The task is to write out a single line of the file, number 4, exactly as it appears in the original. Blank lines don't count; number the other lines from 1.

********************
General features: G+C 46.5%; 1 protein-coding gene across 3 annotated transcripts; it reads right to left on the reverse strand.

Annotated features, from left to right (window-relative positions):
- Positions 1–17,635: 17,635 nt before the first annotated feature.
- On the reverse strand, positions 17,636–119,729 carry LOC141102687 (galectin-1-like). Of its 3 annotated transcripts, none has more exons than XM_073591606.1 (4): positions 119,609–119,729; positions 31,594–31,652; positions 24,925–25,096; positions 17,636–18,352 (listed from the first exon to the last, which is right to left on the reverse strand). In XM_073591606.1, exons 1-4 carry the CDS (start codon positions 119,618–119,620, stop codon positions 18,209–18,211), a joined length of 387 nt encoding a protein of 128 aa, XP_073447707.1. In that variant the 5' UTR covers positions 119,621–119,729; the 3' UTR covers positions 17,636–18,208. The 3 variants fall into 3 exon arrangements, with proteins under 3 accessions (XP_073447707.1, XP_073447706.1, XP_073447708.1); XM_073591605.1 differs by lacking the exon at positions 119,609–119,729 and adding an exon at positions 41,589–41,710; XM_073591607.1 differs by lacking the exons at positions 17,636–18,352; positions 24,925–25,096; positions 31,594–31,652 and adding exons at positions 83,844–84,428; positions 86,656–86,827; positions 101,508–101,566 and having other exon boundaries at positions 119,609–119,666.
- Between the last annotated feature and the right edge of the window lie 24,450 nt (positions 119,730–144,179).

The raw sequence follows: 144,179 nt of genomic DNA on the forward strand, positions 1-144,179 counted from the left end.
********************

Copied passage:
- On the reverse strand, positions 17,636–119,729 carry LOC141102687 (galectin-1-like). Of its 3 annotated transcripts, none has more exons than XM_073591606.1 (4): positions 119,609–119,729; positions 31,594–31,652; positions 24,925–25,096; positions 17,636–18,352 (listed from the first exon to the last, which is right to left on the reverse strand). In XM_073591606.1, exons 1-4 carry the CDS (start codon positions 119,618–119,620, stop codon positions 18,209–18,211), a joined length of 387 nt encoding a protein of 128 aa, XP_073447707.1. In that variant the 5' UTR covers positions 119,621–119,729; the 3' UTR covers positions 17,636–18,208. The 3 variants fall into 3 exon arrangements, with proteins under 3 accessions (XP_073447707.1, XP_073447706.1, XP_073447708.1); XM_073591605.1 differs by lacking the exon at positions 119,609–119,729 and adding an exon at positions 41,589–41,710; XM_073591607.1 differs by lacking the exons at positions 17,636–18,352; positions 24,925–25,096; positions 31,594–31,652 and adding exons at positions 83,844–84,428; positions 86,656–86,827; positions 101,508–101,566 and having other exon boundaries at positions 119,609–119,666.